New Haven rare book dealer William Reese died earlier this month at the age of 62; he’d been suffering from prostate cancer. Reese, who founded his eponymous company in 1975, is a familiar name to map collectors; both his first significant sale and his last sale, according to the New York Times obituary, were cartographic in nature. [Tony Campbell]
Peggy Osher died Tuesday at the age of 88, the Portland Press-Herald reports. She had been suffering from Parkinson’s disease. She and her husband, the cardiologist Dr. Harold Osher, who survives her, donated their sizeable map collection to the University of Southern Maine in 1989 and advocated the creation of a dedicated map library; the Osher Map Library and Smith Center for Cartographic Education opened in October 1994. Her obituary notes that in 1974 she convinced her husband to buy a map on a trip to London—a decision that escalated, as it often does. The Osher family was profiled in 2011 by Maine magazine. [WMS]
The influential geographer Waldo R. Tobler died last month at the age of 88. Tobler, who taught at the University of Michigan and UC Santa Barbara, was best known for his First Law of Geography, which he coined in 1970: “Everything is related to everything else, but near things are more related than distant things.” See obituaries from the AAG and UC Santa Barbara.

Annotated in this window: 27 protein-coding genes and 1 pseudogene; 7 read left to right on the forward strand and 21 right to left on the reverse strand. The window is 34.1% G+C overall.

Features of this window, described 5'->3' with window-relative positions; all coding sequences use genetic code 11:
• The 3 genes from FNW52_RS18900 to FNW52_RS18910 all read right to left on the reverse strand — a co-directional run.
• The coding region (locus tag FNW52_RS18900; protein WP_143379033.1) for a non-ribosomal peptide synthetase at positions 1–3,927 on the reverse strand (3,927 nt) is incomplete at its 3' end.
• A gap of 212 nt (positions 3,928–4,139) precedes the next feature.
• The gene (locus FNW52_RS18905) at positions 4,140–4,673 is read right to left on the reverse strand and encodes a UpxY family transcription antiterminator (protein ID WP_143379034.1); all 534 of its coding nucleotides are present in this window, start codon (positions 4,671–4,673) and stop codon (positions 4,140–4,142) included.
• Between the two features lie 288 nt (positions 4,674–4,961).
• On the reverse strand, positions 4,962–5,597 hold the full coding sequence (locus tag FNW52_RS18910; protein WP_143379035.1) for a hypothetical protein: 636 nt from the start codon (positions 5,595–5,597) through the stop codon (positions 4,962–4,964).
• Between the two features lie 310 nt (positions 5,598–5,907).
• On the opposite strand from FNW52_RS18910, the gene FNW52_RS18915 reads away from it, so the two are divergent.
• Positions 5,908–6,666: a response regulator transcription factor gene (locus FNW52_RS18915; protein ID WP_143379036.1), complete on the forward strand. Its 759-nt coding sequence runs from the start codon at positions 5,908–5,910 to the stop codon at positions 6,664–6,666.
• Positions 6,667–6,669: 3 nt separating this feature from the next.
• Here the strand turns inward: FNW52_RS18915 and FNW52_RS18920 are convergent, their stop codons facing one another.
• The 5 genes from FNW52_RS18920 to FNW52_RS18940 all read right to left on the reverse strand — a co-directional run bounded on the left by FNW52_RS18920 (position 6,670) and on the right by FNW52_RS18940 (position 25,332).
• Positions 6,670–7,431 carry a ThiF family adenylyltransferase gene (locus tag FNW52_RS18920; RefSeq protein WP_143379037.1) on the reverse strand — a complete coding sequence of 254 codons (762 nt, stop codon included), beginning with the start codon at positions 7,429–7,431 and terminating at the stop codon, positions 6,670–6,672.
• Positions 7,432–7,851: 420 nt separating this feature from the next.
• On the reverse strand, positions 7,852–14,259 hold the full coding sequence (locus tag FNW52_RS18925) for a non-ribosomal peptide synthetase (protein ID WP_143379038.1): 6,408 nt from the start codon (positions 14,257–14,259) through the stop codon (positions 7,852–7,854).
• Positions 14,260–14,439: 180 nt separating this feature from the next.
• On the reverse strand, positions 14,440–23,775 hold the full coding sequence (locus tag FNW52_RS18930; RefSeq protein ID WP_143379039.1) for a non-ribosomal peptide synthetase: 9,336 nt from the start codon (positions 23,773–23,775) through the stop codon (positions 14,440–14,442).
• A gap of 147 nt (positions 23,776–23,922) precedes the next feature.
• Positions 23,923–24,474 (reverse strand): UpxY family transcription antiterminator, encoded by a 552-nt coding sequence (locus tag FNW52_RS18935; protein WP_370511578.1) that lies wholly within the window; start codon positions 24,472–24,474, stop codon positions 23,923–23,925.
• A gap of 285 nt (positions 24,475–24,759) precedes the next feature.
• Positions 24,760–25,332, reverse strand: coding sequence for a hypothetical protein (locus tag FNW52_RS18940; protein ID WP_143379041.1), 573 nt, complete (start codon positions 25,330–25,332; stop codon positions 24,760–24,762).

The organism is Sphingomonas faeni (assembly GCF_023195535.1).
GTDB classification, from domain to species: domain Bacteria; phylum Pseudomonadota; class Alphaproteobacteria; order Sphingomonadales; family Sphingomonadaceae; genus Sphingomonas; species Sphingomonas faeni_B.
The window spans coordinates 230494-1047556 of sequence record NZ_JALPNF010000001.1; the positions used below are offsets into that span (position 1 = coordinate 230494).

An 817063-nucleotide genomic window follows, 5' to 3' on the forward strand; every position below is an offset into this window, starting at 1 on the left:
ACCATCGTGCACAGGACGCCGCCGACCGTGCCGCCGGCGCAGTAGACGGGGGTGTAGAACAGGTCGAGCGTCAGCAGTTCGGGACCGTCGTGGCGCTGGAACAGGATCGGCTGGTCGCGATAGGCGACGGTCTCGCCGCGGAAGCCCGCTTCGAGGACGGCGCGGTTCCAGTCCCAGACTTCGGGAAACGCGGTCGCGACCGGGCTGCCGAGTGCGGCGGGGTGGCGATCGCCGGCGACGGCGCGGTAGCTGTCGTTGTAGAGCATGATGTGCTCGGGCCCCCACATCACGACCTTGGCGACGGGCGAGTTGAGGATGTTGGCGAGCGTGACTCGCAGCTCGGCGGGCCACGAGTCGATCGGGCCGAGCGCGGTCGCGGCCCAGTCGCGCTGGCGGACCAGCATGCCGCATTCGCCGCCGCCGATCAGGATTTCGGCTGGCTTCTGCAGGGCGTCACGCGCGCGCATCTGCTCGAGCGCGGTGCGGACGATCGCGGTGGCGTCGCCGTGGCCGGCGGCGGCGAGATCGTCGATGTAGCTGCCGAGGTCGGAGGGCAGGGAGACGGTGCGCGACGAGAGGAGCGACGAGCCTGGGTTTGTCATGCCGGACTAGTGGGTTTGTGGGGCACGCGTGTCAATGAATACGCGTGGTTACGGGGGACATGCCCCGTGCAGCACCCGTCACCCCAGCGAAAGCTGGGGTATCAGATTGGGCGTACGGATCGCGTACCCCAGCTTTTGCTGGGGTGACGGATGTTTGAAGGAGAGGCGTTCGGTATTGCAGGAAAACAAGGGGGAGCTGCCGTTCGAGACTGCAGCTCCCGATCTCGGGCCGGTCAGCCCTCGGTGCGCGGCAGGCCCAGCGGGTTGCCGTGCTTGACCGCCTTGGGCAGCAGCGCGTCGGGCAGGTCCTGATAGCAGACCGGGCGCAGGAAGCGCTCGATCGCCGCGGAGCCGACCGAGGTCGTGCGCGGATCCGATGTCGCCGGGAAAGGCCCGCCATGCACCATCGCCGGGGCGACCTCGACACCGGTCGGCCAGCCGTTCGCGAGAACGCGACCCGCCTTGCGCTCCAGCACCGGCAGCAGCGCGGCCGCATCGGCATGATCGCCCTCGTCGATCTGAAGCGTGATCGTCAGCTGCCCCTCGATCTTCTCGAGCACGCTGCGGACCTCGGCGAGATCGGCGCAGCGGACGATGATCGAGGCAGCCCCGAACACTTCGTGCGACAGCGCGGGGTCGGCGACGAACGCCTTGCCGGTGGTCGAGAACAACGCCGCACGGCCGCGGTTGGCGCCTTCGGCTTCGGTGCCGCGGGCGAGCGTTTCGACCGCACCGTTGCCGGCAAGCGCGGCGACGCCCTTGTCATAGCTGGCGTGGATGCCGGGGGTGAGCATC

Update, 8 March: Obituary in the Santa Barbara Noozhawk.
I’ve belatedly heard the news that Robert G. Bartholomew died last April in Edinburgh at the age of 90. Robert and his older brothers John and Peter, who died in 2008 and 1987, respectively, were the last of six generations of Bartholomews working for the eponymous family mapmaking firm, John Bartholomew and Son, that was, among other things, responsible for the Times series of atlases before being subsumed into the HarperCollins publishing empire. Robert served as production manager, John as director and Peter as chairman. See the NLS’s Bartholomew Archive and the family’s website for more on the firm’s and the family’s history. [WMS]
According to a Facebook post by the Washington Map Society’s Bert Johnson, Rodney W. Shirley, the author of several books of cartographic antiquarian research, including The Mapping of the World, Courtiers and Cannibals, Angels and Amazons, and other titles on early printed maps, died last Saturday. I have not been able to find an obituary or other notice; I will update this post if I do.